How Does Vanguard Make Money?

How Does Vanguard Make Money?


How does Vanguard makes money with $0 commissions on stocks and ETFs. How Vanguard profits from its customers.


How Does Vanguard Make Money?


Have you ever wondered how Vanguard makes money with zero commissions and free cash balances? If so, read on as we’ve got the answers to your questions.


Vanguard background


First, let’s run down a quick overview of Vanguard.

Vanguard was founded by legendary investor John C. Bogle, who, among other things, pioneered the index fund.

Now, Vanguard is one of the largest investment management firms in the world with more than $7.2 trillion in global assets under management. It’s also the single largest provider of mutual funds and second-largest provider of ETFs (after BlackRock’s iShares).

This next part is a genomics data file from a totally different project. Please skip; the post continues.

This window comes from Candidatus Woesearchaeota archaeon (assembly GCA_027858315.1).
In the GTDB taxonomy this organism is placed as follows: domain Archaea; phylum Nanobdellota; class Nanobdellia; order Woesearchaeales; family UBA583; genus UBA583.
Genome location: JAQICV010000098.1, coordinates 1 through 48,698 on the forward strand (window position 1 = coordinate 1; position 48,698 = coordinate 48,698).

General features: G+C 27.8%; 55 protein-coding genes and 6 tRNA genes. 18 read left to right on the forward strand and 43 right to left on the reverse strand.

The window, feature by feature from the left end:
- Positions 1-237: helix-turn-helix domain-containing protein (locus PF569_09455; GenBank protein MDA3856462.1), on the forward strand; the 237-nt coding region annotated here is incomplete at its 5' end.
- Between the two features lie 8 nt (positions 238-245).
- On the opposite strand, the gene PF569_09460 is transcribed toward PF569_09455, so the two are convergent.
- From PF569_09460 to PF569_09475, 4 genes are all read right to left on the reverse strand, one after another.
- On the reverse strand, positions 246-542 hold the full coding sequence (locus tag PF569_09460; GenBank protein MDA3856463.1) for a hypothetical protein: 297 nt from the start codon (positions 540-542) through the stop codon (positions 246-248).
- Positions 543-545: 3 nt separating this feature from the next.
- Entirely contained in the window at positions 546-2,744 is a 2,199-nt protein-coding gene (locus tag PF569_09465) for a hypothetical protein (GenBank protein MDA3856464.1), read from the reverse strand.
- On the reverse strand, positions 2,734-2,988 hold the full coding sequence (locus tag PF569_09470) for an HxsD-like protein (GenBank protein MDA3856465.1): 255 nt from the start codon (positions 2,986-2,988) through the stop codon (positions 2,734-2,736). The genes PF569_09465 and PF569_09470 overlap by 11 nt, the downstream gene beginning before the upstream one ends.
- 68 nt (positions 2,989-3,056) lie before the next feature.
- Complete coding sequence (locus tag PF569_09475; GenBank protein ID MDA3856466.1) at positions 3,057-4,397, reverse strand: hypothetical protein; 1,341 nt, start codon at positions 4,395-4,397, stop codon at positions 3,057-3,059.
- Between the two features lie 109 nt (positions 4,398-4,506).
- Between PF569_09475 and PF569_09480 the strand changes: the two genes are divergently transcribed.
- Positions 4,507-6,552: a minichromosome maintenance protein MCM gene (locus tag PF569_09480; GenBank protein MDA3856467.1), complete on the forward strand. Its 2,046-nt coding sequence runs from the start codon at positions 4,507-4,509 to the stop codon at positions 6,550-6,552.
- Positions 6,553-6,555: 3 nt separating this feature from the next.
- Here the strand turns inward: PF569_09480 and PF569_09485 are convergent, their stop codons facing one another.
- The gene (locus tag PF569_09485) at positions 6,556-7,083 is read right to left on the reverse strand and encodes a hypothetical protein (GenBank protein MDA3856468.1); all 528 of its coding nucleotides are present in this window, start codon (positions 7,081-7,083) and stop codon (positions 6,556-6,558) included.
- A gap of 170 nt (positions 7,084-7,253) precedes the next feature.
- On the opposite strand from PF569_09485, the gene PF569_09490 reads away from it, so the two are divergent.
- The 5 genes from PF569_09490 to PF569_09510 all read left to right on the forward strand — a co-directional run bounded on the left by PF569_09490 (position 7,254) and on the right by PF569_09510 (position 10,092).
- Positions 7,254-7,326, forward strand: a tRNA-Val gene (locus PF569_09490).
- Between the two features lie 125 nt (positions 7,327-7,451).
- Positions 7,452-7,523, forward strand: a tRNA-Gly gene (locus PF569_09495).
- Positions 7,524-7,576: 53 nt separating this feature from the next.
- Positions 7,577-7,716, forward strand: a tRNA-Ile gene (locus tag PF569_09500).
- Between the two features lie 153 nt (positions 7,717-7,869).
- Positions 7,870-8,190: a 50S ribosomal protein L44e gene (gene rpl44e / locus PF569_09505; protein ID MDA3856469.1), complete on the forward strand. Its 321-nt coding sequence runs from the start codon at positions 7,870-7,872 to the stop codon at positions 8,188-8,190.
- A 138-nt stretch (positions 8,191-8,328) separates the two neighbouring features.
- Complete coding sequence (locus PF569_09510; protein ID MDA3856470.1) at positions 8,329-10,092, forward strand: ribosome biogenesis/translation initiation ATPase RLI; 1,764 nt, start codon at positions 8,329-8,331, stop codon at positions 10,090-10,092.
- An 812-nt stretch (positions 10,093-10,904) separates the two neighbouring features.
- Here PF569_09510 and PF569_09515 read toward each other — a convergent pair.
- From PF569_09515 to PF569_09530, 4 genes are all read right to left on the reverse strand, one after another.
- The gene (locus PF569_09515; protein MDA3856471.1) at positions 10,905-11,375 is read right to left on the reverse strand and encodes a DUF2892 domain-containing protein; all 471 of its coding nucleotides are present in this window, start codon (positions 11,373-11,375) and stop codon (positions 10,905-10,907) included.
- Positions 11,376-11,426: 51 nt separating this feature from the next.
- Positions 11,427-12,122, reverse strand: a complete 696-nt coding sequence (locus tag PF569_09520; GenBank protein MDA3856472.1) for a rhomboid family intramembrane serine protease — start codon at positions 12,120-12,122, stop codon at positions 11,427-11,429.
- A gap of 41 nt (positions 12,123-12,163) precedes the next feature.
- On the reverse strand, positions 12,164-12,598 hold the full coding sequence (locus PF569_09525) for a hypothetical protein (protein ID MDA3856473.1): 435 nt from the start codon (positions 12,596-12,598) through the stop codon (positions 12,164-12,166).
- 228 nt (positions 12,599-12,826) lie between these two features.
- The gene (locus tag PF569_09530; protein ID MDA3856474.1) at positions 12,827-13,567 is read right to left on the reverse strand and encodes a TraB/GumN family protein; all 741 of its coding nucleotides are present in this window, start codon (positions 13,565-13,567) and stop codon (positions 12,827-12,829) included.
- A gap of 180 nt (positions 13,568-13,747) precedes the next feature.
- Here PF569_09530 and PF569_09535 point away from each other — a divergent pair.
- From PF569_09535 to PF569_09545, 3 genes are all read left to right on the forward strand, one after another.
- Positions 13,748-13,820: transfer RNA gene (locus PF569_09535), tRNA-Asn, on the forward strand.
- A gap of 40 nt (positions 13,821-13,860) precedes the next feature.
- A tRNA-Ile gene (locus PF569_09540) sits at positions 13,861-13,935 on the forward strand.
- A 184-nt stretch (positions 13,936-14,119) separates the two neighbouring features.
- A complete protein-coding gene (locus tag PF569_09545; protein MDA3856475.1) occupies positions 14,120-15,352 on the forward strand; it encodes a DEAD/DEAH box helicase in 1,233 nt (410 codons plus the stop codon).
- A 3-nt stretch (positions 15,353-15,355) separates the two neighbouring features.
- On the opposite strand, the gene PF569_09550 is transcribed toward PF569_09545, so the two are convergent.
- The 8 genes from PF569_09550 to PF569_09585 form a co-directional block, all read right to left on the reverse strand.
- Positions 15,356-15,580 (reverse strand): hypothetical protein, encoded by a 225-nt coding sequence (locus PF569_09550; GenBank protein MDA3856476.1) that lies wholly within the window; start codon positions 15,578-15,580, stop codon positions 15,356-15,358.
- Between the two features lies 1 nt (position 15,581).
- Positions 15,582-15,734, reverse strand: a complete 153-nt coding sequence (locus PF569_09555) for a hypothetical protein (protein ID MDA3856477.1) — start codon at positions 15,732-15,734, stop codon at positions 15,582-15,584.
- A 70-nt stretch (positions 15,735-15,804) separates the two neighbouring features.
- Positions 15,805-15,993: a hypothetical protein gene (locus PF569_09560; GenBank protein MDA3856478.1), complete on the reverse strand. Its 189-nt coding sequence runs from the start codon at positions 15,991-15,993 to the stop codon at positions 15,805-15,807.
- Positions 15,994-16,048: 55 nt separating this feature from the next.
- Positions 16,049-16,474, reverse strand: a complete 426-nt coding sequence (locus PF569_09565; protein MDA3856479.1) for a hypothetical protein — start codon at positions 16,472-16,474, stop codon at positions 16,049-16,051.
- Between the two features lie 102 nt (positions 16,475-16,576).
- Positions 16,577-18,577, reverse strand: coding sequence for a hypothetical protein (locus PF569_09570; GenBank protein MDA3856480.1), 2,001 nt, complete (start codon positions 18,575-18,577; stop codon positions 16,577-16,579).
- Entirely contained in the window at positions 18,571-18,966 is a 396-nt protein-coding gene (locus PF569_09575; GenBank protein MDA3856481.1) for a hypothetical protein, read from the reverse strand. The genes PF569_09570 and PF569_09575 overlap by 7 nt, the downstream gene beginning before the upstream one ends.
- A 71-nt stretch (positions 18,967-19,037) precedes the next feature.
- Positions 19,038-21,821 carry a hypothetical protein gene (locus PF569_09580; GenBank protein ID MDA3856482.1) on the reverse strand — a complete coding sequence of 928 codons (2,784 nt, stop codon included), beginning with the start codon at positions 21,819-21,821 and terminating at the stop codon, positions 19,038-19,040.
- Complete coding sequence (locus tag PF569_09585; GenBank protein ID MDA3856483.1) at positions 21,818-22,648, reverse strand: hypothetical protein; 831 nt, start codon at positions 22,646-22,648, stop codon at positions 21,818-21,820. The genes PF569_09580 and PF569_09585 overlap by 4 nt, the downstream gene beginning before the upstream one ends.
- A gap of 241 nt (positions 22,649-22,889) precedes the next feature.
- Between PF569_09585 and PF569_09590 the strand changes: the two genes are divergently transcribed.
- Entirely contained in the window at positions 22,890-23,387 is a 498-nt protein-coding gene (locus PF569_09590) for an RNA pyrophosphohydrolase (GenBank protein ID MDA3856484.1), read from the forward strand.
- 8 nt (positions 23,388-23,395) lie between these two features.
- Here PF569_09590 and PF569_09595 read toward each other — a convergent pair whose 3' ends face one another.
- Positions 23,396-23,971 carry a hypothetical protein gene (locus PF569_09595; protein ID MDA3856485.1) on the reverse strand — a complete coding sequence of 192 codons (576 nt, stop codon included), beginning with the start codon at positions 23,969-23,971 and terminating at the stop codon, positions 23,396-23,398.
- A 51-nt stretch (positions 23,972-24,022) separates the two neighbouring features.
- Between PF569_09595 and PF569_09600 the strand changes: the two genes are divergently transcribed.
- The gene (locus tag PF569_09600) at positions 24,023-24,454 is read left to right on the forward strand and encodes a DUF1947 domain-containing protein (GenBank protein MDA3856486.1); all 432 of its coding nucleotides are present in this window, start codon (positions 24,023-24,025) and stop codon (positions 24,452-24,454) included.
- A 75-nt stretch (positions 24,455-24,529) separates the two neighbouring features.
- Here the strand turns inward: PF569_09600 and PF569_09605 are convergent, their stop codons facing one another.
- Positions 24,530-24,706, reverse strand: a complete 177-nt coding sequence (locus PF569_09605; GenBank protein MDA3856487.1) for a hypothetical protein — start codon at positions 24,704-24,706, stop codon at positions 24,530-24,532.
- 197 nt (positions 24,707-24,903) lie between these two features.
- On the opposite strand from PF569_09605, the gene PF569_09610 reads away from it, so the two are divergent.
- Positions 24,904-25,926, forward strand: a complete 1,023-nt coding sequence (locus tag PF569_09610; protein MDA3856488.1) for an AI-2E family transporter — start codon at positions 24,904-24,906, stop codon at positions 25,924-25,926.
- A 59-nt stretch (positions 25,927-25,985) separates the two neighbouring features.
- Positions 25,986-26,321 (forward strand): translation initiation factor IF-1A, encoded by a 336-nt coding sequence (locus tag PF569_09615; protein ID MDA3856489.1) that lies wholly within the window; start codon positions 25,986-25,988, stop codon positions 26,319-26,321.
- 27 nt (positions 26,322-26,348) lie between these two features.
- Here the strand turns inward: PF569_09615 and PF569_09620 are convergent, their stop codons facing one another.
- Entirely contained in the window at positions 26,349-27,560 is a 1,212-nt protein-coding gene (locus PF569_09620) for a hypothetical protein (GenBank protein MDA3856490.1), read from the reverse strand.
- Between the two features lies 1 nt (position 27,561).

If you want to own Vanguard mutual funds, there are two options: investor shares or admiral shares. The only difference is that admiral shares have slightly lower expense ratios but require a larger initial investment, usually somewhere between $3,000 and $10,000 per fund.

Like essentially all brokers nowadays, Vanguard doesn’t charge commissions on trades. So how do they make their money? Read on to find out.


How Does Vanguard Make Money?


As a private sector company, Vanguard is not government subsidized. In other words, they must bring in money one way or another in order to continue operating as a sustainable business. Vanguard’s main form of “doing business” is thus charging for certain products and services, such as expense ratios for their funds.